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Permissible Progeny?The Morality of Procreation and Parenting$
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Sarah Hannan, Samantha Brennan, and Richard Vernon

Print publication date: 2015

Print ISBN-13: 9780199378111

Published to Oxford Scholarship Online: September 2015

DOI: 10.1093/acprof:oso/9780199378111.001.0001

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PRINTED FROM OXFORD SCHOLARSHIP ONLINE (oxford.universitypressscholarship.com). (c) Copyright Oxford University Press, 2021. All Rights Reserved. An individual user may print out a PDF of a single chapter of a monograph in OSO for personal use. date: 27 October 2021

The Misanthropic Argument for Anti-natalism

The Misanthropic Argument for Anti-natalism

Chapter:
(p.34) Chapter 1 The Misanthropic Argument for Anti-natalism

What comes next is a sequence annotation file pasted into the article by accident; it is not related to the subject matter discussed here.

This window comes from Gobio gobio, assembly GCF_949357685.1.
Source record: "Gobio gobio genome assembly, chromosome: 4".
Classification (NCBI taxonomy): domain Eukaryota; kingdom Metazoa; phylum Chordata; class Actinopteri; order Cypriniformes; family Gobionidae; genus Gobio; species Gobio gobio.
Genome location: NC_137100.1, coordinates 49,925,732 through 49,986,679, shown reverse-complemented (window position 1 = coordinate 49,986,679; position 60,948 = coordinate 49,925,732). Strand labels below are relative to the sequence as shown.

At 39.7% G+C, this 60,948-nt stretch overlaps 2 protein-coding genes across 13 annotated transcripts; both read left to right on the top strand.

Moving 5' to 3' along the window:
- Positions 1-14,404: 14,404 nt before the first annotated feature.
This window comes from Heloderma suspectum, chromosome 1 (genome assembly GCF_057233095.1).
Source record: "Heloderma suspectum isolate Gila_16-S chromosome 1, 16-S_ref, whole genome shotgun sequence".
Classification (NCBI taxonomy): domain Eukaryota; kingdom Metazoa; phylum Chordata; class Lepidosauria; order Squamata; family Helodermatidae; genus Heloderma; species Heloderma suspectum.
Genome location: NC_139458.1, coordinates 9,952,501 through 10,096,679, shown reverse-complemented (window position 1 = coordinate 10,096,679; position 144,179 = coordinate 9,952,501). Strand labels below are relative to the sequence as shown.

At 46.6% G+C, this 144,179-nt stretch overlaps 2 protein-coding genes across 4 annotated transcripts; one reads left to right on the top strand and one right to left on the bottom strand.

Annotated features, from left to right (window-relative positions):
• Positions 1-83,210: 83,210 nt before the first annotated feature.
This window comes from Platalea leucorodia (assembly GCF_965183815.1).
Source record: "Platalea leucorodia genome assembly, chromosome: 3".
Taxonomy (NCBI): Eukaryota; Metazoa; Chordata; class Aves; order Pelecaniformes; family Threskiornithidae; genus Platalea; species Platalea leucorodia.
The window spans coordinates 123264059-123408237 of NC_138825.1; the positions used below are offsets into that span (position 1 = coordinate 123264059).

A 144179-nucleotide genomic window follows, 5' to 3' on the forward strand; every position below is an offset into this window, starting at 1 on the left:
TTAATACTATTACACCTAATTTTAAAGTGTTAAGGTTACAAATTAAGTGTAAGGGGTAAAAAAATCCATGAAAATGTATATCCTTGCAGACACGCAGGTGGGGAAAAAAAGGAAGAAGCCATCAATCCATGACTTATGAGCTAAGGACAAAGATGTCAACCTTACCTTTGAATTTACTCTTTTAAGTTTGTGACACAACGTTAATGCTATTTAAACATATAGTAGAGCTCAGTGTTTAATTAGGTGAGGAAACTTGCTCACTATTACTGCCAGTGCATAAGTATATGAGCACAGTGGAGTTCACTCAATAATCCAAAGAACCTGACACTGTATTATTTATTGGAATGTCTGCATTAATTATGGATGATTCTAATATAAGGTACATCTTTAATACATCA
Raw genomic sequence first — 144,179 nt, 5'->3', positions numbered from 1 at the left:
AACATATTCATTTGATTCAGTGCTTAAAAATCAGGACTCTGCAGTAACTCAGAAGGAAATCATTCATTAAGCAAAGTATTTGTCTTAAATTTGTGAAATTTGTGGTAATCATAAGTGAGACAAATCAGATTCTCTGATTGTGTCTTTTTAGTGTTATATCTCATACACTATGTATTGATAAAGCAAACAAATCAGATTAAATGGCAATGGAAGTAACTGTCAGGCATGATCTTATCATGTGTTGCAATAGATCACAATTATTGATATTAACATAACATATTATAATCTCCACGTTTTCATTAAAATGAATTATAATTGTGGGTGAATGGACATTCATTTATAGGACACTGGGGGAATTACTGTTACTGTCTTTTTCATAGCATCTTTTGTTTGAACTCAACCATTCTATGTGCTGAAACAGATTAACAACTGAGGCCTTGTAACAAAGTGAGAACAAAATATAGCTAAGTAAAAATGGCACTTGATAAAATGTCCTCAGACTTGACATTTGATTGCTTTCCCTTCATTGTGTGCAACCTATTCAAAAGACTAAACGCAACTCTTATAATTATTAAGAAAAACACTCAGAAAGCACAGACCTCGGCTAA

Source:
Permissible Progeny?
Author(s):

David Benatar

Publisher:
Oxford University Press
DOI:10.1093/acprof:oso/9780199378111.003.0002

This chapter advances a misanthropic moral argument for anti-natalism. According to this argument, we have a presumptive duty to desist from bringing into existence new members of species that cause vast amounts of harm. Extensive evidence is provided to show that human nature has a dark side that leads humans to cause vast amounts of pain, suffering, and death to other humans and to non-human animals. Some of this harm is mediated by destruction of the environment. The resultant presumptive duty we have not to create new humans is very rarely if ever defeated. Not all misanthropy is about humans’ moral failings. The chapter is followed by an appendix, in which aesthetic considerations against procreating are advanced.

Keywords:   human nature, misanthropy, anti-natalism, harm, animals, environment

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